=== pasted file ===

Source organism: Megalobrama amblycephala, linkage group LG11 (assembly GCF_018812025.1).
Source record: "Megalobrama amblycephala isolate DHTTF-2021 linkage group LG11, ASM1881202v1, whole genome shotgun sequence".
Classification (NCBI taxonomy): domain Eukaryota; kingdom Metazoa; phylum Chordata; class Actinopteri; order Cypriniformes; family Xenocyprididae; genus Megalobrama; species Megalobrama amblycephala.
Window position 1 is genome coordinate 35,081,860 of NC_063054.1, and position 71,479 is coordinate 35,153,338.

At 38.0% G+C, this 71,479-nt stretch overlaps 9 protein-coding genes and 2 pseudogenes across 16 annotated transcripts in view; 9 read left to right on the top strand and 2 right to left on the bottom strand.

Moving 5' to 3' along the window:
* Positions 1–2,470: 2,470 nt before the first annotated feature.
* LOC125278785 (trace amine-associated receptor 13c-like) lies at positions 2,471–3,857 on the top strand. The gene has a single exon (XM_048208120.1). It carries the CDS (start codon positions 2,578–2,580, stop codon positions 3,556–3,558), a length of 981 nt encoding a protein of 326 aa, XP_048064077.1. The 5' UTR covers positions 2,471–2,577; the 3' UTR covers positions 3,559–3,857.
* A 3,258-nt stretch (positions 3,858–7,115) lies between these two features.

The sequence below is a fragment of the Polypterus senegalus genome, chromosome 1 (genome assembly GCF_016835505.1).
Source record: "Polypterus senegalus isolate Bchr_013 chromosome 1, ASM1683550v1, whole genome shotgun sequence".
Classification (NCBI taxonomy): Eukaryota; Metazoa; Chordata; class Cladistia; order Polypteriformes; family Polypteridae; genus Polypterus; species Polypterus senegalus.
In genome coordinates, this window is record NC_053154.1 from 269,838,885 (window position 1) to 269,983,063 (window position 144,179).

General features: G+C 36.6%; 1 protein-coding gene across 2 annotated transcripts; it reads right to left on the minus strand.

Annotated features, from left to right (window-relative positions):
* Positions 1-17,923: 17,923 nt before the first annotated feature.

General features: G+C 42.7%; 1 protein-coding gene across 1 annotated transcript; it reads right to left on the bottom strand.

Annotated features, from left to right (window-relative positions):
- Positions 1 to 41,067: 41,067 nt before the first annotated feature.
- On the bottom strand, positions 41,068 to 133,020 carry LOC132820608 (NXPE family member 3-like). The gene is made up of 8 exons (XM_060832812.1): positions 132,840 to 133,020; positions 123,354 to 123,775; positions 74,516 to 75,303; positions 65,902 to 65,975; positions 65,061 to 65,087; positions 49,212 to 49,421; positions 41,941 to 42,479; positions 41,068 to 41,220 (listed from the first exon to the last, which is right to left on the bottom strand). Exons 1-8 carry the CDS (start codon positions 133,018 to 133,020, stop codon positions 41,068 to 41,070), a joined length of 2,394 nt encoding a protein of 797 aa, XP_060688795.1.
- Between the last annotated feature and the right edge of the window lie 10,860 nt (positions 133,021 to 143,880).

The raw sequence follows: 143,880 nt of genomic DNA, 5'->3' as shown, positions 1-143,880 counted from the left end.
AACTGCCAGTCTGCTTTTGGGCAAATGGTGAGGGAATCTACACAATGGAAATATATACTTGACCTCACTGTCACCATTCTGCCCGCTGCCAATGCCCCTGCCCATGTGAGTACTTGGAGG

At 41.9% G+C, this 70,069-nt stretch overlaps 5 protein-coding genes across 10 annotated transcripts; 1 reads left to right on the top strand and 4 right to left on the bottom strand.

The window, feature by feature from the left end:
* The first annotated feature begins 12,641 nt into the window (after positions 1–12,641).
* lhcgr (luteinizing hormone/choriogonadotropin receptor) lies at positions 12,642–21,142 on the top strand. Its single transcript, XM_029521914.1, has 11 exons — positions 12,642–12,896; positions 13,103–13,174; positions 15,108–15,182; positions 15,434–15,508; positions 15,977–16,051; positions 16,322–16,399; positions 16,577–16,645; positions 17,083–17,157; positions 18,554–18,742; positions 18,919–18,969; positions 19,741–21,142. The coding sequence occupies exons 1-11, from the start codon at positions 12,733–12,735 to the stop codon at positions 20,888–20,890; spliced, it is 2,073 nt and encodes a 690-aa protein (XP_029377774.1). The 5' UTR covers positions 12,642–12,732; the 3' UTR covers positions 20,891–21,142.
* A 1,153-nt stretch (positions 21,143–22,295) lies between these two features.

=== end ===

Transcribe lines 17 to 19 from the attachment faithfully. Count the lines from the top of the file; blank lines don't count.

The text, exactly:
General features: G+C 42.7%; 1 protein-coding gene across 1 annotated transcript; it reads right to left on the bottom strand.

Annotated features, from left to right (window-relative positions):
- Positions 1 to 41,067: 41,067 nt before the first annotated feature.